Prolonged QTc interval and elevated heart rate identify the type 2 diabetic patient at high risk for cardiovascular death. The Bremen Diabetes Study.Exp Clin Endocrinol Diabetes. 2003 Jun; 111(4):215-22.EC
The Bremen Diabetes Study is an observation study to characterise type 2 diabetic patients at high risk for death and cardiovascular complications by routine metabolic and cardiovascular tests. The aim of the present analysis was to evaluate the prediction of QTc interval prolongation and/or heart rate for cardiovascular mortality in comparison to traditional cardiovascular risk factors.
We followed 475 type 2 diabetic patients (age 55 - 75 years; 304 women, 171 men) from a defined residential area, seen in our clinic primarily for metabolic control. Patients with coexisting micro- or macroangiopathic complications were not excluded. Outcome data were obtained for 423 subjects. QT intervals were measured in a 12 lead ECG and corrected for heart rate with Fridericia's equation [QTc = QT/RR1/3].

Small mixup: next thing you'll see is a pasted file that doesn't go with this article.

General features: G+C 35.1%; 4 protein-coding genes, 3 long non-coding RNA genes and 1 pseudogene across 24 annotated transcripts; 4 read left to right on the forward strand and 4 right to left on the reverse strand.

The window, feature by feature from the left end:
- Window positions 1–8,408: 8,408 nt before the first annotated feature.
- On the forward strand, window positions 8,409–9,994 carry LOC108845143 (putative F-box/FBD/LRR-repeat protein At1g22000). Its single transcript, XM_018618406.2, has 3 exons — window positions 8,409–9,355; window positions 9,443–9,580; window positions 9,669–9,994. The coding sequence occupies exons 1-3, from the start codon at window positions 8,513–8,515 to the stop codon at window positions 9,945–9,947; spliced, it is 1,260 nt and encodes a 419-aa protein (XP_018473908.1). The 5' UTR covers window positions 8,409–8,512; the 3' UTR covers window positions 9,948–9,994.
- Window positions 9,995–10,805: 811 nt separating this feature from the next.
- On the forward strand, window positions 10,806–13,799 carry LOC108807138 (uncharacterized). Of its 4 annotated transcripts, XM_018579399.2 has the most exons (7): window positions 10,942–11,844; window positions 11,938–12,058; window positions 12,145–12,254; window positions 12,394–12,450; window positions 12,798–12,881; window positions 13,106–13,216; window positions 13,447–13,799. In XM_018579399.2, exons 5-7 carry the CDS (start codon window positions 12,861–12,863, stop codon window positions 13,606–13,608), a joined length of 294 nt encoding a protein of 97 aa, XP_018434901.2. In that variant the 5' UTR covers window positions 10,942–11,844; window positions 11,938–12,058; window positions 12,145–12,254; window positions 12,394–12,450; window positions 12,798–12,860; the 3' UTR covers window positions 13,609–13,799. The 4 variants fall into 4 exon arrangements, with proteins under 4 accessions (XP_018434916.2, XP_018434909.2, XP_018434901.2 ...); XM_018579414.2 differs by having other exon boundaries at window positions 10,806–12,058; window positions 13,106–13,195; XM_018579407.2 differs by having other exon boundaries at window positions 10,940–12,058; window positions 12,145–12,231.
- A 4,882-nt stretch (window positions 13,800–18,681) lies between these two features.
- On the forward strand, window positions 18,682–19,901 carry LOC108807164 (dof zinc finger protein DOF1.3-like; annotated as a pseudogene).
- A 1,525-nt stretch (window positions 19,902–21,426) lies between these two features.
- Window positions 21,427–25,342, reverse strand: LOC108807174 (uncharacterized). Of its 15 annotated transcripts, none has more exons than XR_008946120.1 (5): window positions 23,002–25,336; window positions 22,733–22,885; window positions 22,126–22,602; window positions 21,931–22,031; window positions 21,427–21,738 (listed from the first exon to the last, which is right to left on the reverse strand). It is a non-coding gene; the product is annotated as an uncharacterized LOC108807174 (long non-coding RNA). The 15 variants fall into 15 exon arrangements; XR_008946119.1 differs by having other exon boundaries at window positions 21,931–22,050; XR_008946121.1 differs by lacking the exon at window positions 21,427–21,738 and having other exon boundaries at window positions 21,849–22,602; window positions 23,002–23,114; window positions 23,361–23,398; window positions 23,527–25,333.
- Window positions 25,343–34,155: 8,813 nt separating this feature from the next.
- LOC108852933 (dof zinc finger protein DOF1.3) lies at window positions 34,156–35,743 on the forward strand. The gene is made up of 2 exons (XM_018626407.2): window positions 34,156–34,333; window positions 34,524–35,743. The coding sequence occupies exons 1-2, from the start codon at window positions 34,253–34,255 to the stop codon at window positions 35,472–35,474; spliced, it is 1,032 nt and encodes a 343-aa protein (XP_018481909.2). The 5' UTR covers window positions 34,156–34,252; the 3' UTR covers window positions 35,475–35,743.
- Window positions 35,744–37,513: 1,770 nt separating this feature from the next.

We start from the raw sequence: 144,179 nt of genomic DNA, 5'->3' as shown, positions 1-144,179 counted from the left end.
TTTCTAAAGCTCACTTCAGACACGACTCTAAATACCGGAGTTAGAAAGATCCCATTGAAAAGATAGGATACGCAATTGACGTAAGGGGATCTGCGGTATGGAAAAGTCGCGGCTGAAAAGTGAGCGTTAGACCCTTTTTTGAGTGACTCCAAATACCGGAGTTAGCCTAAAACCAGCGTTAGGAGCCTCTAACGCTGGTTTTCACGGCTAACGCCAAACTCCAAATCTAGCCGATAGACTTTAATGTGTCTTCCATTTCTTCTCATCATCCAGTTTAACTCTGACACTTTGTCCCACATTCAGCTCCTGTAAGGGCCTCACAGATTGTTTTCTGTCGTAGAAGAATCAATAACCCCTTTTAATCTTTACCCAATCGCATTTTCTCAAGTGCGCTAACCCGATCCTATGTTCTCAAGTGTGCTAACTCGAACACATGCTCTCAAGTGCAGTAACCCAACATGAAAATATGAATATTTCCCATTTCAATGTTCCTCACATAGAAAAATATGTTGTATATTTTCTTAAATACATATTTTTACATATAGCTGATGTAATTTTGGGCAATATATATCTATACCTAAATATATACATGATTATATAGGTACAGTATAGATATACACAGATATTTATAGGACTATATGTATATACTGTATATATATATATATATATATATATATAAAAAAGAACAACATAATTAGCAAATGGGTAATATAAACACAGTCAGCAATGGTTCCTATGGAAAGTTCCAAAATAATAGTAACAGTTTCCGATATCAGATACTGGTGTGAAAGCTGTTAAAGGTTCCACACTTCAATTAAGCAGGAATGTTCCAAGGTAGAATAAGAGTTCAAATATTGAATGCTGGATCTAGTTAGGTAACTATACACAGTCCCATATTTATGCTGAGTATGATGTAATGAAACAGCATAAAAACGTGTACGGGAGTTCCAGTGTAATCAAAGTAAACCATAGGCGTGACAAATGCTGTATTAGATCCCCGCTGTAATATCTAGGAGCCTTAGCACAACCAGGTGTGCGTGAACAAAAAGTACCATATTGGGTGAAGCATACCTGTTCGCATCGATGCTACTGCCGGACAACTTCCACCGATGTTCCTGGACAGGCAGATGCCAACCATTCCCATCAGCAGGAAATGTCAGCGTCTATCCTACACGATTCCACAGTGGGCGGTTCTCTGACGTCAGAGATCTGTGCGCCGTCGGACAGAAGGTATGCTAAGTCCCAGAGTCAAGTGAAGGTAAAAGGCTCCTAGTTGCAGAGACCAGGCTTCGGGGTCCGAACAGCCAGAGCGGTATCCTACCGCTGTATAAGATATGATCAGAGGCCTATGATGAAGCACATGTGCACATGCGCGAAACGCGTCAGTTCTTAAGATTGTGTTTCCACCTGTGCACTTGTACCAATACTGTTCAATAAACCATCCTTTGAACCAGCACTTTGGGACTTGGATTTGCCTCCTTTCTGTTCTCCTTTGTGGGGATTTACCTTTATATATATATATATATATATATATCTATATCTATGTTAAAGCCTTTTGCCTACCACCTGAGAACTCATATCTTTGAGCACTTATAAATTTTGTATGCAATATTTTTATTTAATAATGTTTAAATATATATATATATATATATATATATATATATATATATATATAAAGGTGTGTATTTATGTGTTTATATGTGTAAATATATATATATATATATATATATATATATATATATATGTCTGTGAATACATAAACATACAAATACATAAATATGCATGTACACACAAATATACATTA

During the 5 year observation period 57 patients (13.5 %) died due to cardiovascular causes. In multivariate analysis we found that QTc interval prolongation (p = 0.0008), elevated heart rate (p = 0.0001), serum creatinine (p = 0.0260), smoking (p = 0.0056) and peripheral arterial disease (p = 0.0127) at baseline were independent predictors for cardiovascular death. The odds ratio was 2.7 (95 % CI 1.07 - 4.11) for QTc interval prolongation (> 421 ms) and 3.3 (95 % CI 1.33 - 8.19) for elevated heart rate (> 75/min).
Easily established ECG criteria such as prolonged QTc time and elevated heart rate obviously are powerful predictors of cardiovascular death in type 2 diabetic patients and are possibly superior to the traditional cardiovascular risk factors. As heart rate itself is an independent risk indicator, QTc time should be calculated by a formula (e.g. Fridericia's equation) that more accurately corrects QT for heart rate than the widely used Bazett's formula.